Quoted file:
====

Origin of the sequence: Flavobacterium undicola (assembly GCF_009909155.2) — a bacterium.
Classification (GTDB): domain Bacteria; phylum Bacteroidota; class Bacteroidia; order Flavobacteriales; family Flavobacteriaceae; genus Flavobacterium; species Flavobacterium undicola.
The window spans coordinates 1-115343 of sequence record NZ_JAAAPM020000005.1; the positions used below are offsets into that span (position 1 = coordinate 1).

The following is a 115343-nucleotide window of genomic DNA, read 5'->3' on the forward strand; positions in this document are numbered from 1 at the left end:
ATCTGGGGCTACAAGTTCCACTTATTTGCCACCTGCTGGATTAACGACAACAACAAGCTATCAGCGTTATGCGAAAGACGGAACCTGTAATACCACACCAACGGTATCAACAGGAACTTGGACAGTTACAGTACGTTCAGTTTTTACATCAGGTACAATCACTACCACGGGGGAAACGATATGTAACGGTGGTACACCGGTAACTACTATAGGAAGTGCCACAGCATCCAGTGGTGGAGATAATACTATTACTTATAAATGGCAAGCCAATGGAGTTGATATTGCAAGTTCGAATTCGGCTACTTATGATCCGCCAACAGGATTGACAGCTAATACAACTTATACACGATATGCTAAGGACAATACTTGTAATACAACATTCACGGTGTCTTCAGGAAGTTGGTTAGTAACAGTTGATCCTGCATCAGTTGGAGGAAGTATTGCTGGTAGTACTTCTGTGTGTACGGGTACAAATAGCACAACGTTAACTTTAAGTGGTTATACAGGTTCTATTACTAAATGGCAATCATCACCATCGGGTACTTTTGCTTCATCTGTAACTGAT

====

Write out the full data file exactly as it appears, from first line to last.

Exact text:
Origin of the sequence: Flavobacterium undicola (assembly GCF_009909155.2) — a bacterium.
Classification (GTDB): domain Bacteria; phylum Bacteroidota; class Bacteroidia; order Flavobacteriales; family Flavobacteriaceae; genus Flavobacterium; species Flavobacterium undicola.
The window spans coordinates 1-115343 of sequence record NZ_JAAAPM020000005.1; the positions used below are offsets into that span (position 1 = coordinate 1).

The following is a 115343-nucleotide window of genomic DNA, read 5'->3' on the forward strand; positions in this document are numbered from 1 at the left end:
ATCTGGGGCTACAAGTTCCACTTATTTGCCACCTGCTGGATTAACGACAACAACAAGCTATCAGCGTTATGCGAAAGACGGAACCTGTAATACCACACCAACGGTATCAACAGGAACTTGGACAGTTACAGTACGTTCAGTTTTTACATCAGGTACAATCACTACCACGGGGGAAACGATATGTAACGGTGGTACACCGGTAACTACTATAGGAAGTGCCACAGCATCCAGTGGTGGAGATAATACTATTACTTATAAATGGCAAGCCAATGGAGTTGATATTGCAAGTTCGAATTCGGCTACTTATGATCCGCCAACAGGATTGACAGCTAATACAACTTATACACGATATGCTAAGGACAATACTTGTAATACAACATTCACGGTGTCTTCAGGAAGTTGGTTAGTAACAGTTGATCCTGCATCAGTTGGAGGAAGTATTGCTGGTAGTACTTCTGTGTGTACGGGTACAAATAGCACAACGTTAACTTTAAGTGGTTATACAGGTTCTATTACTAAATGGCAATCATCACCATCGGGTACTTTTGCTTCATCTGTAACTGAT